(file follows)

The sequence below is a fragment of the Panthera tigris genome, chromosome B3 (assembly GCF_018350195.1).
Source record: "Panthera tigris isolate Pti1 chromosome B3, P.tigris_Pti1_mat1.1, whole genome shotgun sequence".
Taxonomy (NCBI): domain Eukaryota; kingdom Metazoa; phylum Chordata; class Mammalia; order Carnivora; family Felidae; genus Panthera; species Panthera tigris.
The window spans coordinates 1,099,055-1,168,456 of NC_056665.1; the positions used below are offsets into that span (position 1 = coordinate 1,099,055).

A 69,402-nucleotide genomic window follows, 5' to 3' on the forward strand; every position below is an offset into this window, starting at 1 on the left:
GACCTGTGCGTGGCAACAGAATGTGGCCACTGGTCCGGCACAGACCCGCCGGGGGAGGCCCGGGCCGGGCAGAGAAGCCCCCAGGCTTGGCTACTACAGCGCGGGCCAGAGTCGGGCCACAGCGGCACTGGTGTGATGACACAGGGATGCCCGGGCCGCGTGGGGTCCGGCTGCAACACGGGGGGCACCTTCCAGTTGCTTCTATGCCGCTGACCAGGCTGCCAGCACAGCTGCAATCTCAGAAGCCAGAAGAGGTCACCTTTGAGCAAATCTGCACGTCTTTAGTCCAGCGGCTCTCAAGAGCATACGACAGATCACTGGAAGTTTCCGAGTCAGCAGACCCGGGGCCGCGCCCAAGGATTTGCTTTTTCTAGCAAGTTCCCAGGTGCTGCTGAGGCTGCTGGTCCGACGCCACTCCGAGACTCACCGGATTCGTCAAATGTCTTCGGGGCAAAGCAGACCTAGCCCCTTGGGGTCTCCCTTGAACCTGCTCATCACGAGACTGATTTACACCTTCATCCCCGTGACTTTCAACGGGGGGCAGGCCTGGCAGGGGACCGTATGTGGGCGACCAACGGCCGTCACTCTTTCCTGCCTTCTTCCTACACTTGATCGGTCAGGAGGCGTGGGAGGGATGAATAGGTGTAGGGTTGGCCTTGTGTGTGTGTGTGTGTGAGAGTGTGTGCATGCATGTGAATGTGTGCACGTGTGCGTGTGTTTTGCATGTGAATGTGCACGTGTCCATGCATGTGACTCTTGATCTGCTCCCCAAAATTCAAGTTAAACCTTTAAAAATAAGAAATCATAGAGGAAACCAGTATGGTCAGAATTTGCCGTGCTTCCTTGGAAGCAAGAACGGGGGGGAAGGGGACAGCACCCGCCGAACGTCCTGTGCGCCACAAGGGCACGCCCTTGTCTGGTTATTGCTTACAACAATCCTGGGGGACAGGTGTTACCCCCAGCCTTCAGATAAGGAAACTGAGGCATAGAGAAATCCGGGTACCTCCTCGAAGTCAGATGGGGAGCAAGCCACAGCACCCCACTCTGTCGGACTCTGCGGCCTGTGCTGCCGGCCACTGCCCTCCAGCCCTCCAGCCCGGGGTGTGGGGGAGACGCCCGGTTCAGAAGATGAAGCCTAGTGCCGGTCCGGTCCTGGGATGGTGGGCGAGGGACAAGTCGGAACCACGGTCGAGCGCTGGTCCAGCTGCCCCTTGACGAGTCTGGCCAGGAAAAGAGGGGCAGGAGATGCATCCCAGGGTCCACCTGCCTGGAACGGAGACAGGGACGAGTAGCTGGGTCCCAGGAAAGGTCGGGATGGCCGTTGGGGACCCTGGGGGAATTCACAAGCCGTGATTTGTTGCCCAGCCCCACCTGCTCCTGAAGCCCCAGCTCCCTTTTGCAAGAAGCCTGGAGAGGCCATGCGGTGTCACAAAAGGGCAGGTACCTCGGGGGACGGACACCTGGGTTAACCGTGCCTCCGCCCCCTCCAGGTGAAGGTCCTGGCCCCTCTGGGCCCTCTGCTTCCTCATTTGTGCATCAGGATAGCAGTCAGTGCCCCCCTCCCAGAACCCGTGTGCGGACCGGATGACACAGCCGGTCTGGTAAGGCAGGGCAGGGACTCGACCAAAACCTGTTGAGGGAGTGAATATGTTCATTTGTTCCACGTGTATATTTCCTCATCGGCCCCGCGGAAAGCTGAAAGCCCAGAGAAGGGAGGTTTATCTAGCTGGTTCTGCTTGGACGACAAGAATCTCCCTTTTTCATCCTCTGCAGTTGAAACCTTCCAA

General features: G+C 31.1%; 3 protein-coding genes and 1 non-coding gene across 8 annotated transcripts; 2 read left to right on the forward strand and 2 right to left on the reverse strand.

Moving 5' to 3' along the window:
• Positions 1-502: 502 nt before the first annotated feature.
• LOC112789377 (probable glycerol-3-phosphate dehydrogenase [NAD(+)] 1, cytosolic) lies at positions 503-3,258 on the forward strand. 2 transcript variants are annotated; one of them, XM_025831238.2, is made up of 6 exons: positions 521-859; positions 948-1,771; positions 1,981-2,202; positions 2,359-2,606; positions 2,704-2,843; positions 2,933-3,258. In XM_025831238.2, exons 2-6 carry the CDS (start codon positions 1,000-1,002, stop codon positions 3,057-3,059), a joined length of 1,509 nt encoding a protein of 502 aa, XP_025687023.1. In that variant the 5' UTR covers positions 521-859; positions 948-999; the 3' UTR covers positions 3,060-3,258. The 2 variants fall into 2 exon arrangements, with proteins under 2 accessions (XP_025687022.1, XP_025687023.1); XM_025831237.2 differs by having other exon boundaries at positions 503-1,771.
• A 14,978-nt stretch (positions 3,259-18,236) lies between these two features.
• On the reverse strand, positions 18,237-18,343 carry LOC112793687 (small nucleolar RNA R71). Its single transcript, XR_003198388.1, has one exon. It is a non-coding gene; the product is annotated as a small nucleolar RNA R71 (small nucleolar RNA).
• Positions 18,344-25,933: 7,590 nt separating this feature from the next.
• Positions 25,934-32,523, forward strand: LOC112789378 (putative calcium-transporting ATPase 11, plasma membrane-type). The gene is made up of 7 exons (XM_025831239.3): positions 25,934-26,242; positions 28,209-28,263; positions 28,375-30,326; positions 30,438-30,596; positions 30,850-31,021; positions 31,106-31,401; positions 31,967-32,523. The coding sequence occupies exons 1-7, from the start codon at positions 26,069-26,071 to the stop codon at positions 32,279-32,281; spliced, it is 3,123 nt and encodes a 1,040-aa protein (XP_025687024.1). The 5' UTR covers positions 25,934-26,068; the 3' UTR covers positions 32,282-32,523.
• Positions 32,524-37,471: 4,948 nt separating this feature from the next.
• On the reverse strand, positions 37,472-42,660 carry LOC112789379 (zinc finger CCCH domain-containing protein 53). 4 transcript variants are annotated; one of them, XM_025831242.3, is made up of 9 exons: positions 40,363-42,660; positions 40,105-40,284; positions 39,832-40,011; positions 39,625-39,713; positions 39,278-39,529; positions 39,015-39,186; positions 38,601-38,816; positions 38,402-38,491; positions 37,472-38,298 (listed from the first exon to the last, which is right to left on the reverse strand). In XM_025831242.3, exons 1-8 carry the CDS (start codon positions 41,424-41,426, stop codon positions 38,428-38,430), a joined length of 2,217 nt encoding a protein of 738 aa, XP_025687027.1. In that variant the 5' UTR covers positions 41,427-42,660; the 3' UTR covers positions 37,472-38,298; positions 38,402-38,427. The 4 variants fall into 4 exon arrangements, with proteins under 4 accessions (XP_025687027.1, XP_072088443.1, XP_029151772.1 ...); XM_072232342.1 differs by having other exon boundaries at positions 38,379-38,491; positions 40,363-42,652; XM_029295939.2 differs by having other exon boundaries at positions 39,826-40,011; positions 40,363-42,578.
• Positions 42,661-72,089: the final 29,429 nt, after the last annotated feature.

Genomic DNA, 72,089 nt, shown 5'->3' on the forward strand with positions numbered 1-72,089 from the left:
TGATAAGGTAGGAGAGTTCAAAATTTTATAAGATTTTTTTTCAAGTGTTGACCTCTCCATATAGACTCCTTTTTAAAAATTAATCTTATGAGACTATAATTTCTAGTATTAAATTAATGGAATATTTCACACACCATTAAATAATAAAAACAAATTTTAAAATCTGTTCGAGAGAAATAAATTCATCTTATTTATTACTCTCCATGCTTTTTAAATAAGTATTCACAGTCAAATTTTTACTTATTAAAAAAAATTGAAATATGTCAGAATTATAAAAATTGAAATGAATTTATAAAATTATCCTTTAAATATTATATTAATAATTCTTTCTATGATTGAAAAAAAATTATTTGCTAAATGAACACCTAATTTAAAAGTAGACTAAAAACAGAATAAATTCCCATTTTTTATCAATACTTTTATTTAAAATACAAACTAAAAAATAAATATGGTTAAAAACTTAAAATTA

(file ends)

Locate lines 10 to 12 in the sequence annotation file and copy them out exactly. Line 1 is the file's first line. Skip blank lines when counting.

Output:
• LOC112789377 (probable glycerol-3-phosphate dehydrogenase [NAD(+)] 1, cytosolic) lies at positions 503-3,258 on the forward strand. 2 transcript variants are annotated; one of them, XM_025831238.2, is made up of 6 exons: positions 521-859; positions 948-1,771; positions 1,981-2,202; positions 2,359-2,606; positions 2,704-2,843; positions 2,933-3,258. In XM_025831238.2, exons 2-6 carry the CDS (start codon positions 1,000-1,002, stop codon positions 3,057-3,059), a joined length of 1,509 nt encoding a protein of 502 aa, XP_025687023.1. In that variant the 5' UTR covers positions 521-859; positions 948-999; the 3' UTR covers positions 3,060-3,258. The 2 variants fall into 2 exon arrangements, with proteins under 2 accessions (XP_025687022.1, XP_025687023.1); XM_025831237.2 differs by having other exon boundaries at positions 503-1,771.
• A 14,978-nt stretch (positions 3,259-18,236) lies between these two features.
• On the reverse strand, positions 18,237-18,343 carry LOC112793687 (small nucleolar RNA R71). Its single transcript, XR_003198388.1, has one exon. It is a non-coding gene; the product is annotated as a small nucleolar RNA R71 (small nucleolar RNA).